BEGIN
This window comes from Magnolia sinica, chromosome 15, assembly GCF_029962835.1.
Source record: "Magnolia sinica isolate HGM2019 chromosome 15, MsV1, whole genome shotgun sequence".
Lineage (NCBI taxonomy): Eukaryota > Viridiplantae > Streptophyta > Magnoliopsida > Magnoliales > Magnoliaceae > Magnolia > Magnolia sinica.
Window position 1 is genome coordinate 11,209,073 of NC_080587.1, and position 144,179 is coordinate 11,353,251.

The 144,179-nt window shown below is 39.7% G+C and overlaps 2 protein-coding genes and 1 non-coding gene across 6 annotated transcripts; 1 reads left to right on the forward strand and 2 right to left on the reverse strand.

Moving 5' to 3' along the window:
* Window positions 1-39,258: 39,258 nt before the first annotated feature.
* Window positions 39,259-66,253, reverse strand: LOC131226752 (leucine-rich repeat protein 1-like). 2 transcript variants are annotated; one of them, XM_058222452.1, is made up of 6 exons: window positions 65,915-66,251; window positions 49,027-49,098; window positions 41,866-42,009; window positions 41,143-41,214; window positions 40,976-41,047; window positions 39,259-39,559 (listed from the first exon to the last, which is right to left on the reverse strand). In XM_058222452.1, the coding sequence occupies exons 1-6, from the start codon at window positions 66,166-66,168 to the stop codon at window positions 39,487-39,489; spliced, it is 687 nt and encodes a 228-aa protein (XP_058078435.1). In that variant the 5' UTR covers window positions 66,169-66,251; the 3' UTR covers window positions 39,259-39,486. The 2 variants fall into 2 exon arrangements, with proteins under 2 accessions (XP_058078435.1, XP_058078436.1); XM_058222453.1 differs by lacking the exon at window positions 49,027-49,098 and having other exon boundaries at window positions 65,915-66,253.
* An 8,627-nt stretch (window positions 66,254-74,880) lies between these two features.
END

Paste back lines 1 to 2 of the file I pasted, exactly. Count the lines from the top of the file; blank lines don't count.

This window comes from Magnolia sinica, chromosome 15, assembly GCF_029962835.1.
Source record: "Magnolia sinica isolate HGM2019 chromosome 15, MsV1, whole genome shotgun sequence".